Wyclef Jean

On his fourth solo effort, Wyclef Jean continues to push further away from traditional hip-hop as he embraces world music, especially reggae. Not that the former Fugee lacked Rasta influences before, but Preacher’s Son pointedly reduces the amount of verbal swordplay. The album starts promisingly with “Industry,” a potent cry to end rap-related beefs. But it’s followed by a number of sun-baked reggae ditties that aren’t nearly as convincing as those found on ‘Clef’s landmark solo debut, The Carnival. At their worst, the songs sound like bad promo spots for the Jamaican tourism board. Here’s the prescription … I been waiting to operate on you all night, he leers on “I Am Your Doctor,” on which he swanks around like the evil spawn of Austin Powers and Shaggy. Though he can’t possibly overcome these embarrassing moments of forehead-slapping audacity, Wyclef deserves credit for trying to expand limited boundaries. No major hip-hop artist strives as hard for originality. When everything comes together on numbers such as “Three Nights in Rio,” he’s in full-on Star Trek mode, bravely venturing where no rapper has dared go before.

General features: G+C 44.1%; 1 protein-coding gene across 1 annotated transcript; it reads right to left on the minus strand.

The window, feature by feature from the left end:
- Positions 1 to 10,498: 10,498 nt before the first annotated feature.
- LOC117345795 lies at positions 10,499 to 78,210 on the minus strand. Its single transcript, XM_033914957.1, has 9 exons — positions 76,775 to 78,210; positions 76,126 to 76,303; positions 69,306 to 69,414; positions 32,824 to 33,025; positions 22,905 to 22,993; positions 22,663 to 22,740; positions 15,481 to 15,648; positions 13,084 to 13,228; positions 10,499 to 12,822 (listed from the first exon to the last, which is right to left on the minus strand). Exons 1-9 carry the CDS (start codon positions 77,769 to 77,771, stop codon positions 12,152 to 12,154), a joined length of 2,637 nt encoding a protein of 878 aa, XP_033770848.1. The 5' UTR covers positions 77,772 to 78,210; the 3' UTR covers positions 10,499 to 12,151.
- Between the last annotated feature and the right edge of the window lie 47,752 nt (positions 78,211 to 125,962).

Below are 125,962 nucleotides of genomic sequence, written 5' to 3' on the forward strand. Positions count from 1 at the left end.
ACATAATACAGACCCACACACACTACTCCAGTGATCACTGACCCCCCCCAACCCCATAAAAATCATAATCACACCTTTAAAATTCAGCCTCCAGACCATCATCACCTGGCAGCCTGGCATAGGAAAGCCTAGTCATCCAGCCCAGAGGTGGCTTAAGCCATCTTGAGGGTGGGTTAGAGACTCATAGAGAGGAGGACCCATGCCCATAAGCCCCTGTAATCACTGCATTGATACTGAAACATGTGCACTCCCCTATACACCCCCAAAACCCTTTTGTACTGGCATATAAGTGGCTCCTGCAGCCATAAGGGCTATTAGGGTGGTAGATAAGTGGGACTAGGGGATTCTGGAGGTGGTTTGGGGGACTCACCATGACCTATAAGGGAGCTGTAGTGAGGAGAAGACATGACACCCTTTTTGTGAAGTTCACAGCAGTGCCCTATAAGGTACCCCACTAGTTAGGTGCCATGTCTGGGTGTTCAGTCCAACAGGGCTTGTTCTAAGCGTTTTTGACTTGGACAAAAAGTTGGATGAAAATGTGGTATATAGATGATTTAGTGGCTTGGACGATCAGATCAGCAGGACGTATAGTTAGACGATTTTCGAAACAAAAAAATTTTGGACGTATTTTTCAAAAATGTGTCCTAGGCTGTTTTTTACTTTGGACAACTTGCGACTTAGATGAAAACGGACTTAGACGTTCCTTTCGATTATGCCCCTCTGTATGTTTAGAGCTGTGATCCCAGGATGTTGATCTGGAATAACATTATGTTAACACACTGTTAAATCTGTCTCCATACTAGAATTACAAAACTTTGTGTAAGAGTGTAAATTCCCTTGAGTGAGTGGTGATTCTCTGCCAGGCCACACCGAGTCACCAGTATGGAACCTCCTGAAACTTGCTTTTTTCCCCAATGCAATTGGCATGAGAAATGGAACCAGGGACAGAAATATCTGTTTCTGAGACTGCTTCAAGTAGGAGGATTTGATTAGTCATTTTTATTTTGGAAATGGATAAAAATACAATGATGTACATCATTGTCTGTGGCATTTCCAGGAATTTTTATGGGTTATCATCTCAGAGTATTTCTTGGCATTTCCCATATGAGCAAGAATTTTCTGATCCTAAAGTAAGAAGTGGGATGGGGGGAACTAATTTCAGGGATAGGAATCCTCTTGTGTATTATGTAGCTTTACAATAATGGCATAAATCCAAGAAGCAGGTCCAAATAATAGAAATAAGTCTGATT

Categories: Music